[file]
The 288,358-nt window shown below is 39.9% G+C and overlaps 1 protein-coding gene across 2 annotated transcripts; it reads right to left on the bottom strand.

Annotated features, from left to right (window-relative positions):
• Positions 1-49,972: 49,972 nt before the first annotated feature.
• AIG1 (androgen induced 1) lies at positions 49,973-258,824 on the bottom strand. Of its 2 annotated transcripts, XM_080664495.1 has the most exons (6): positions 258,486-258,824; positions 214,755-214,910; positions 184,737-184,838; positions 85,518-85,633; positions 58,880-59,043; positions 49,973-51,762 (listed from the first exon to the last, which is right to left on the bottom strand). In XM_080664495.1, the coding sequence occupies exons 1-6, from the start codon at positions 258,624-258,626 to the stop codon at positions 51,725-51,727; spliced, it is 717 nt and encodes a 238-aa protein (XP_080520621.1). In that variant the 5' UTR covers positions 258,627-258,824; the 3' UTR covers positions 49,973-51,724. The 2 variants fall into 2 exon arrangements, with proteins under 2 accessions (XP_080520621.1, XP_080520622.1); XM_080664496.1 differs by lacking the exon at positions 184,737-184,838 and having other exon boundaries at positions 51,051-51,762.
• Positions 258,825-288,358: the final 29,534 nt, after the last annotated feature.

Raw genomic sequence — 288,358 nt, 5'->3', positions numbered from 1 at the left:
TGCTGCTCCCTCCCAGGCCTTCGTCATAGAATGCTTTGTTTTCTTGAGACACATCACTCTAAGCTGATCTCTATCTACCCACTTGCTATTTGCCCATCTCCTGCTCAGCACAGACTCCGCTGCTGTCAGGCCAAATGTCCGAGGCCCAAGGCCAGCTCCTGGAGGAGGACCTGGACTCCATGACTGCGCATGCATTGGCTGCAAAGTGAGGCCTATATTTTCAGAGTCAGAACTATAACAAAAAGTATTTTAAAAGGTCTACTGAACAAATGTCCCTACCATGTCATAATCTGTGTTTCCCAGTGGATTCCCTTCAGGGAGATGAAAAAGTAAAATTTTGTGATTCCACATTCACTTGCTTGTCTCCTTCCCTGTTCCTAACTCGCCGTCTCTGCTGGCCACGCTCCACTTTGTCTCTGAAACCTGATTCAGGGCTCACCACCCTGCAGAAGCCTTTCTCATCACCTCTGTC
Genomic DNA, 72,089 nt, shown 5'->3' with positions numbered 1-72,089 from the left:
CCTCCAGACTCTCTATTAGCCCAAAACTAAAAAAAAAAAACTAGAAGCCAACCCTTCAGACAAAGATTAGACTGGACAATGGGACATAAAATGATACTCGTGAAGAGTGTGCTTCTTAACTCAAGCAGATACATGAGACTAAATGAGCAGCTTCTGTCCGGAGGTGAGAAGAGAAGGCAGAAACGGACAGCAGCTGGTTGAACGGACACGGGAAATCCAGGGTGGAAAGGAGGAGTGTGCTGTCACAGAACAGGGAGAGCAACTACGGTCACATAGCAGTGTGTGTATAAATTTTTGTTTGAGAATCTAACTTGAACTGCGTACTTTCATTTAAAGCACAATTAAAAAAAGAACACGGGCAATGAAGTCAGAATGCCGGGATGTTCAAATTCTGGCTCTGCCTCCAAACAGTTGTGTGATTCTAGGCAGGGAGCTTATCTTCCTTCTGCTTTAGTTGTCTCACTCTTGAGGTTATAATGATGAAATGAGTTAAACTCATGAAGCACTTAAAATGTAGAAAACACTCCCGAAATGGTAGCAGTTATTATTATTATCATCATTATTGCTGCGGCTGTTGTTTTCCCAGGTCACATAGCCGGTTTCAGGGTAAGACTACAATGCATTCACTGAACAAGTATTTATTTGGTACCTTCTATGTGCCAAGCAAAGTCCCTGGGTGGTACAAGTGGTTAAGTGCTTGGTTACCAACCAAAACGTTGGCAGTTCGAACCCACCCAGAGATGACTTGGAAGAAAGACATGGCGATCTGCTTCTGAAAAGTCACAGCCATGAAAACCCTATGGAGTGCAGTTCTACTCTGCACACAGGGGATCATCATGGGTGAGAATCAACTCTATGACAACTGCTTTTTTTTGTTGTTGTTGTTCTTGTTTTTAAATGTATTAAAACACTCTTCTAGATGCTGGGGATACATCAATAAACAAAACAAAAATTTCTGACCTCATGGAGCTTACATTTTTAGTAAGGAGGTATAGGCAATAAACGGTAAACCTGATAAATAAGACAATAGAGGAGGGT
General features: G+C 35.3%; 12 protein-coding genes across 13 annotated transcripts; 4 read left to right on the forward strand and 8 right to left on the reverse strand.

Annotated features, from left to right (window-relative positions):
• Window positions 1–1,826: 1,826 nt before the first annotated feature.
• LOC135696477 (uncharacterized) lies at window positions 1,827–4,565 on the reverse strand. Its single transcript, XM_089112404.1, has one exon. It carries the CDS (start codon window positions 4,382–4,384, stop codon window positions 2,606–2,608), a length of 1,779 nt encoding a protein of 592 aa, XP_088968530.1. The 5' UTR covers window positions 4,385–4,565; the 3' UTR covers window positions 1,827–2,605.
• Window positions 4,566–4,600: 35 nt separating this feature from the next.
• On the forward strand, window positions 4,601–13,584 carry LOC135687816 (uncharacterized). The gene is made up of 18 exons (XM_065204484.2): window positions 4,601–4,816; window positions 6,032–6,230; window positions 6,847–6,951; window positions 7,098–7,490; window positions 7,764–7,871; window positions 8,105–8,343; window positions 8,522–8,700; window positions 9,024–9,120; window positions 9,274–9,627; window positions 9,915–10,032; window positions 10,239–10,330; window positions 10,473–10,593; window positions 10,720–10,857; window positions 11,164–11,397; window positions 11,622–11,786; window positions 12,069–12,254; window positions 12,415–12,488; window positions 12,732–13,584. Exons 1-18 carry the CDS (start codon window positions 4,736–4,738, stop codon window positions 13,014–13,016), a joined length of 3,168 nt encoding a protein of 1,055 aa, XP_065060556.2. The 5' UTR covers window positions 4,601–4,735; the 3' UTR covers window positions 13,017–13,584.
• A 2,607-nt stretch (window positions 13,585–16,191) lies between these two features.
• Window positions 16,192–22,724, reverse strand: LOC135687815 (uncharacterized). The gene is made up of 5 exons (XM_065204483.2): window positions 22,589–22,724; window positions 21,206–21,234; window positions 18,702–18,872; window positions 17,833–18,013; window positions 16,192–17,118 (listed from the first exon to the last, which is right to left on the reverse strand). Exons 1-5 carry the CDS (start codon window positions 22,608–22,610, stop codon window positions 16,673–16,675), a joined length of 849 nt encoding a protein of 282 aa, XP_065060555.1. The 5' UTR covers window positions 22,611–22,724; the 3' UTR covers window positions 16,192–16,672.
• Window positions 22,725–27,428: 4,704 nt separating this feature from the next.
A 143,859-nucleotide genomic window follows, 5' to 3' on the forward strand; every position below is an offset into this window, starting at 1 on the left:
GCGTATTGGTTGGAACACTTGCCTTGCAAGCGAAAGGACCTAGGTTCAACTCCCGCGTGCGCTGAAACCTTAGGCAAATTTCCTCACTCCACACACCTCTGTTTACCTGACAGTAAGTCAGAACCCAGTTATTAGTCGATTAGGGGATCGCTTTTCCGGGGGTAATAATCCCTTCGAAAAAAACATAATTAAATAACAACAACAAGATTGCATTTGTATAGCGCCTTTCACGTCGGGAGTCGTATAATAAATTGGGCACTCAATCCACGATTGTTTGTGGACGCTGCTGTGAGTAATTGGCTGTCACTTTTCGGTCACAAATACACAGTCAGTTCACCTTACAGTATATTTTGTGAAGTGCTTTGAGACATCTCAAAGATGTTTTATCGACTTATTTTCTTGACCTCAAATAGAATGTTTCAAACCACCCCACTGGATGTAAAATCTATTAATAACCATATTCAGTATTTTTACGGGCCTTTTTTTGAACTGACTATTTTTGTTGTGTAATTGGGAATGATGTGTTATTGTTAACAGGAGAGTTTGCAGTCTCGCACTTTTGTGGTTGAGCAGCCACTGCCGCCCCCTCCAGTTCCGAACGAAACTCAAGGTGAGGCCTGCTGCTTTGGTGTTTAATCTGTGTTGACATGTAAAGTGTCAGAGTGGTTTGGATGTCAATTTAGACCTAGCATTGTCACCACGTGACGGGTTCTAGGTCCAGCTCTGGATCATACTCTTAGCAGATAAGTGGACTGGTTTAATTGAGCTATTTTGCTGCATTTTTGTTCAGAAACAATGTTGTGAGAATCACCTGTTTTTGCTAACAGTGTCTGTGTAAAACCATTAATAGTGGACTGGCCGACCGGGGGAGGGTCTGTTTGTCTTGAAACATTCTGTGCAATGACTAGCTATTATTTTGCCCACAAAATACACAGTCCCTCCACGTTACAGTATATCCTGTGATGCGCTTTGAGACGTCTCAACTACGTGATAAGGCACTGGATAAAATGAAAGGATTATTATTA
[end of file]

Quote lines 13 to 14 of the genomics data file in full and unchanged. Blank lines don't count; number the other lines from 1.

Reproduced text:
• LOC135696477 (uncharacterized) lies at window positions 1,827–4,565 on the reverse strand. Its single transcript, XM_089112404.1, has one exon. It carries the CDS (start codon window positions 4,382–4,384, stop codon window positions 2,606–2,608), a length of 1,779 nt encoding a protein of 592 aa, XP_088968530.1. The 5' UTR covers window positions 4,385–4,565; the 3' UTR covers window positions 1,827–2,605.
• Window positions 4,566–4,600: 35 nt separating this feature from the next.